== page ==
Employees generally have two years to pursue an equal pay claim (three years for willful violations) and may do so in court or by filing a complaint with the Division of Labor Standards Enforcement. Prevailing employees can recover unpaid wages, liquidated damages, interests and attorneys' fees.

While various aspects of SB 358 appear to be ambiguous, employers are likely to face more frequent and burdensome litigation related to their pay practices.

Prohibition on Retaliation and Increased Recordkeeping Obligations

SB 358 prohibits discrimination or retaliation against employees for invoking or assisting others in invoking their rights under the Act. Employers may also not prohibit an employee from disclosing his or her wages, inquiring about the wages of others, or aiding or encouraging other employees to exercise rights under the revised law.

Finally, employers are required to maintain records of employee wages, classifications and other terms and conditions of employment for three, rather than two, years as required by existing law.

What This Means for Employers

Many employers have likely never conducted an internal analysis of wage equality. Employers with California employees may want to undertake an initial assessment to determine whether there appear to be sex-based wage disparities between individuals performing substantially similar work, regardless of work location. Proactive employers seeking to minimize exposure under the revised equal pay law should also consider the following steps:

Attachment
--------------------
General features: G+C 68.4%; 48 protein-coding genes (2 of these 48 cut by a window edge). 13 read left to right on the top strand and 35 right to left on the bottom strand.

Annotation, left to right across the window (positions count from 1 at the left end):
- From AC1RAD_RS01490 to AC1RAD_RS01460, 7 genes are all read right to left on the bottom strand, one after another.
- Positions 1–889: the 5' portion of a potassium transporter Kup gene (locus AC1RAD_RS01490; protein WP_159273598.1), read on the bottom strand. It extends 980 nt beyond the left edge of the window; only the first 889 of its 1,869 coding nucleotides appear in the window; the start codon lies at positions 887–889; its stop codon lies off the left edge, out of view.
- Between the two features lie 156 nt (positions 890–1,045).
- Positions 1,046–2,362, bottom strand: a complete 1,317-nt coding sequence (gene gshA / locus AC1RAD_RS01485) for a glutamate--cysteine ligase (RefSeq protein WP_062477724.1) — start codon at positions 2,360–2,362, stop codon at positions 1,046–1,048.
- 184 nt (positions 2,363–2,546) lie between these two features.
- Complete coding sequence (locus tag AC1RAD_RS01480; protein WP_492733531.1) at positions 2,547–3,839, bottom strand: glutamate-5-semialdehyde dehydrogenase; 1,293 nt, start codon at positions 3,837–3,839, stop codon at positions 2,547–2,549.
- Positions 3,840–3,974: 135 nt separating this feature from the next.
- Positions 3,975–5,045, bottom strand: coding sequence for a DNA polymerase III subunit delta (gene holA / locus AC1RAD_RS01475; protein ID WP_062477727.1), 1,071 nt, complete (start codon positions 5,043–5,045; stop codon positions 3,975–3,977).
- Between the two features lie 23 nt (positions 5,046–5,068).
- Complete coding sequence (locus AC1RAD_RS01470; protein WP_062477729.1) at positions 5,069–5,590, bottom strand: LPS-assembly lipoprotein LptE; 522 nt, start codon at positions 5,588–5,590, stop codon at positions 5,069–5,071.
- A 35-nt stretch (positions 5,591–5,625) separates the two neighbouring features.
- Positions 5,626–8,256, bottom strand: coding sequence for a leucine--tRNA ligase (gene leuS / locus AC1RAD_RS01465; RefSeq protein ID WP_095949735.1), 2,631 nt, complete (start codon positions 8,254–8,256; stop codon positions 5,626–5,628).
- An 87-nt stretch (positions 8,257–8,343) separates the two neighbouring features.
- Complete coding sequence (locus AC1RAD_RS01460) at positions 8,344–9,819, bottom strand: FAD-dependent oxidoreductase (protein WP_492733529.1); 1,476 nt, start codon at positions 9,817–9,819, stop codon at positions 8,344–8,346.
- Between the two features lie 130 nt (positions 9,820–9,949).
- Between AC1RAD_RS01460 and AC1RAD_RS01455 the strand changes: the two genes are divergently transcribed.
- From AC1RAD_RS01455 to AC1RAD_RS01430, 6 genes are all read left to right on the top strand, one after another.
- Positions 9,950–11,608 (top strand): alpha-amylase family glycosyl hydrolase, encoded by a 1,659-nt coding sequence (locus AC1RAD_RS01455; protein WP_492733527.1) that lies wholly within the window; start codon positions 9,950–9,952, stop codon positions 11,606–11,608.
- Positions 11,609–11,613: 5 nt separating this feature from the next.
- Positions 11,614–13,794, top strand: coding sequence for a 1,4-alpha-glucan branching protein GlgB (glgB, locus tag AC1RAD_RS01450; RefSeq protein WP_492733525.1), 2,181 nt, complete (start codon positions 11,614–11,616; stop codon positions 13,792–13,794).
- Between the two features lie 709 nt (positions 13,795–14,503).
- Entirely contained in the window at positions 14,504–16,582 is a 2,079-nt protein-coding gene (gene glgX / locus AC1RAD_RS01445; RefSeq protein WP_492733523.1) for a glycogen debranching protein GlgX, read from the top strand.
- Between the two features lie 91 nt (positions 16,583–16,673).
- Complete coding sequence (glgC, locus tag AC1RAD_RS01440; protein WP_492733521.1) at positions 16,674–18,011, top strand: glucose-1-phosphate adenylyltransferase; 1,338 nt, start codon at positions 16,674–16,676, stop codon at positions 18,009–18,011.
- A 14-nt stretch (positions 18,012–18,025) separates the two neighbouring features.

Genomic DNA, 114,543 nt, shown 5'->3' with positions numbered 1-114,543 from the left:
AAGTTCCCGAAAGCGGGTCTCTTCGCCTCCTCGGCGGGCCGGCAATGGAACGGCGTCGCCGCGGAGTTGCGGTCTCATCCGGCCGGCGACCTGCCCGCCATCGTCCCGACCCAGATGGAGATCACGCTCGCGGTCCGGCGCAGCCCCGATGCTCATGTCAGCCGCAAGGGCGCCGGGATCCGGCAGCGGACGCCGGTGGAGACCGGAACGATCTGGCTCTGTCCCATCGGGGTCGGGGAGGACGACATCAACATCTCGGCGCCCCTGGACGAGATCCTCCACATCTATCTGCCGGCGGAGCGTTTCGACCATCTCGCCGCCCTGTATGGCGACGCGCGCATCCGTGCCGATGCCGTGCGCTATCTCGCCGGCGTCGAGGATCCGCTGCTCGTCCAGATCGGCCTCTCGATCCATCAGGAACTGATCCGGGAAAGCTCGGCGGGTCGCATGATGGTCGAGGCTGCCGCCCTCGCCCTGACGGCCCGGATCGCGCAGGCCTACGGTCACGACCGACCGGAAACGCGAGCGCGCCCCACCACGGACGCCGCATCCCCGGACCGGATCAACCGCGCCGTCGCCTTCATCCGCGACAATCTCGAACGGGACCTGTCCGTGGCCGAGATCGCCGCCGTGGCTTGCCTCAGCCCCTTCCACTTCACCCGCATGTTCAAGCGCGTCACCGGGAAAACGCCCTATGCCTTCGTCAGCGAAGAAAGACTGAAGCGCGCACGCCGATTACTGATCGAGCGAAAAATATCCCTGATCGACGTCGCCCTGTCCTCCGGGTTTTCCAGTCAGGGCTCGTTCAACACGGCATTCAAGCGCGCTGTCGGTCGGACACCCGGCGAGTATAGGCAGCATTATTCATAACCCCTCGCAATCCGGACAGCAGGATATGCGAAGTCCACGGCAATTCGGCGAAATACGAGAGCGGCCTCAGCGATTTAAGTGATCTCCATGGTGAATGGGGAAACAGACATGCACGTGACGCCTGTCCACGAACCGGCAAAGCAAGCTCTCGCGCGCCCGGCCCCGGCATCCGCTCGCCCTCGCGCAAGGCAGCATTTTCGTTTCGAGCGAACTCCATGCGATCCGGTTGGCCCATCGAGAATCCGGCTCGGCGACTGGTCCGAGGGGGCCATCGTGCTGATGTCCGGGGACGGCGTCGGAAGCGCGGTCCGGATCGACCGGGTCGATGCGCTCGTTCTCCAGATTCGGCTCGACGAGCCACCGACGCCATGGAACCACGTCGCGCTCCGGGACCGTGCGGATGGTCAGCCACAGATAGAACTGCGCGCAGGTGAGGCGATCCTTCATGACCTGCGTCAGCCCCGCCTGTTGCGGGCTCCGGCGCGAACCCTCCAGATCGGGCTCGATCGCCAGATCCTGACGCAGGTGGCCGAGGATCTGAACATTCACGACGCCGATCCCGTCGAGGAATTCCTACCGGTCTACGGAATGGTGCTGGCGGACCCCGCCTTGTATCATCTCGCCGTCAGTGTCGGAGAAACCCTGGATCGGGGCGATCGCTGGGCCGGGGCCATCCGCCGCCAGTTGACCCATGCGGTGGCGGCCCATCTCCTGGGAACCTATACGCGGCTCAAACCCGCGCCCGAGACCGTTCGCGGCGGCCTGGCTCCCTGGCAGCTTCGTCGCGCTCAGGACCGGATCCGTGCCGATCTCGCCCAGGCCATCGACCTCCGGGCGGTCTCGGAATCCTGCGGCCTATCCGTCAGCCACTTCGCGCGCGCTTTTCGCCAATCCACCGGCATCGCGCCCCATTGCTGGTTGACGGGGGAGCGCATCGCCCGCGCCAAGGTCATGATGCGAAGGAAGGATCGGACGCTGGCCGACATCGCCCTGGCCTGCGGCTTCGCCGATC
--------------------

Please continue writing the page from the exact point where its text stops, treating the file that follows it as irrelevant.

• If the initial analysis reveals a sex-based pay disparity, the employer should be able to articulate what factors other than sex account for the entire differential; that the employer applied those factors reasonably; and that those factors are consistent with business necessity. If an employer is unable to make this showing, it should consider adjusting compensation.
  • Train managers and human resources professionals regarding factors that can be considered in making compensation decisions and how to document the basis for such decisions.
  • Ensure that existing policies do not restrict employees' ability to discuss or inquire about compensation.
  • Update record retention policies to ensure maintenance of employee wage and other information for at least three years.
  • It is unknown if sex-based wage differentials between those performing "substantially similar" work need to be statistically significant to be actionable. Astute employers may wish to engage the assistance of occupational statisticians when assessing whether gender-associated differentials exist, particularly if the employer's workforce is very large.